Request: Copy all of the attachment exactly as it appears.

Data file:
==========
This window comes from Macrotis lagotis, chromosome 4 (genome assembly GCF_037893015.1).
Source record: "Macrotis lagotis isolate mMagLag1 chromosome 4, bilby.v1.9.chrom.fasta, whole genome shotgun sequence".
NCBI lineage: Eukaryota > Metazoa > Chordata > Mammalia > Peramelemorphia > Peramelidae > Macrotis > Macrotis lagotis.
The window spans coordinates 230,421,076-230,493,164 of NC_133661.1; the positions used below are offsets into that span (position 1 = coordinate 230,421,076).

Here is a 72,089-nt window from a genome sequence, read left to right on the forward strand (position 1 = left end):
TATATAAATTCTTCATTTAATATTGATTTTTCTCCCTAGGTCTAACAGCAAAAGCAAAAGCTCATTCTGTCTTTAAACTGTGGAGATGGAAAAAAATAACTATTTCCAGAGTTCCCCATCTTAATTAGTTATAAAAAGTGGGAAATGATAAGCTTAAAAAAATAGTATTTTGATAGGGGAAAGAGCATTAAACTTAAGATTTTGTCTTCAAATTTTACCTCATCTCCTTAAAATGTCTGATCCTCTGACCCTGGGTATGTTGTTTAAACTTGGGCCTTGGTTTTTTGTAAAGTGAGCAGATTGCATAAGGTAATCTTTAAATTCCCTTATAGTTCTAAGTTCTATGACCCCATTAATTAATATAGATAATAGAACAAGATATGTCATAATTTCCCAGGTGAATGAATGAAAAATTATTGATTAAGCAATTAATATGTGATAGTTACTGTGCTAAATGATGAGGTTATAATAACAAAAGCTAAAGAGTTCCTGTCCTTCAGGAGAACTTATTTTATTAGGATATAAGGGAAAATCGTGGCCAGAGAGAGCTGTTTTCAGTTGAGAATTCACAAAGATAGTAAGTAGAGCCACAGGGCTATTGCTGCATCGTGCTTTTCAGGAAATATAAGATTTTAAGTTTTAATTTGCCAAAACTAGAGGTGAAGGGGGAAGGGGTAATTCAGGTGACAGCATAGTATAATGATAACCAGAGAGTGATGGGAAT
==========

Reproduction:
This window comes from Macrotis lagotis, chromosome 4 (genome assembly GCF_037893015.1).
Source record: "Macrotis lagotis isolate mMagLag1 chromosome 4, bilby.v1.9.chrom.fasta, whole genome shotgun sequence".
NCBI lineage: Eukaryota > Metazoa > Chordata > Mammalia > Peramelemorphia > Peramelidae > Macrotis > Macrotis lagotis.
The window spans coordinates 230,421,076-230,493,164 of NC_133661.1; the positions used below are offsets into that span (position 1 = coordinate 230,421,076).

Here is a 72,089-nt window from a genome sequence, read left to right on the forward strand (position 1 = left end):
TATATAAATTCTTCATTTAATATTGATTTTTCTCCCTAGGTCTAACAGCAAAAGCAAAAGCTCATTCTGTCTTTAAACTGTGGAGATGGAAAAAAATAACTATTTCCAGAGTTCCCCATCTTAATTAGTTATAAAAAGTGGGAAATGATAAGCTTAAAAAAATAGTATTTTGATAGGGGAAAGAGCATTAAACTTAAGATTTTGTCTTCAAATTTTACCTCATCTCCTTAAAATGTCTGATCCTCTGACCCTGGGTATGTTGTTTAAACTTGGGCCTTGGTTTTTTGTAAAGTGAGCAGATTGCATAAGGTAATCTTTAAATTCCCTTATAGTTCTAAGTTCTATGACCCCATTAATTAATATAGATAATAGAACAAGATATGTCATAATTTCCCAGGTGAATGAATGAAAAATTATTGATTAAGCAATTAATATGTGATAGTTACTGTGCTAAATGATGAGGTTATAATAACAAAAGCTAAAGAGTTCCTGTCCTTCAGGAGAACTTATTTTATTAGGATATAAGGGAAAATCGTGGCCAGAGAGAGCTGTTTTCAGTTGAGAATTCACAAAGATAGTAAGTAGAGCCACAGGGCTATTGCTGCATCGTGCTTTTCAGGAAATATAAGATTTTAAGTTTTAATTTGCCAAAACTAGAGGTGAAGGGGGAAGGGGTAATTCAGGTGACAGCATAGTATAATGATAACCAGAGAGTGATGGGAAT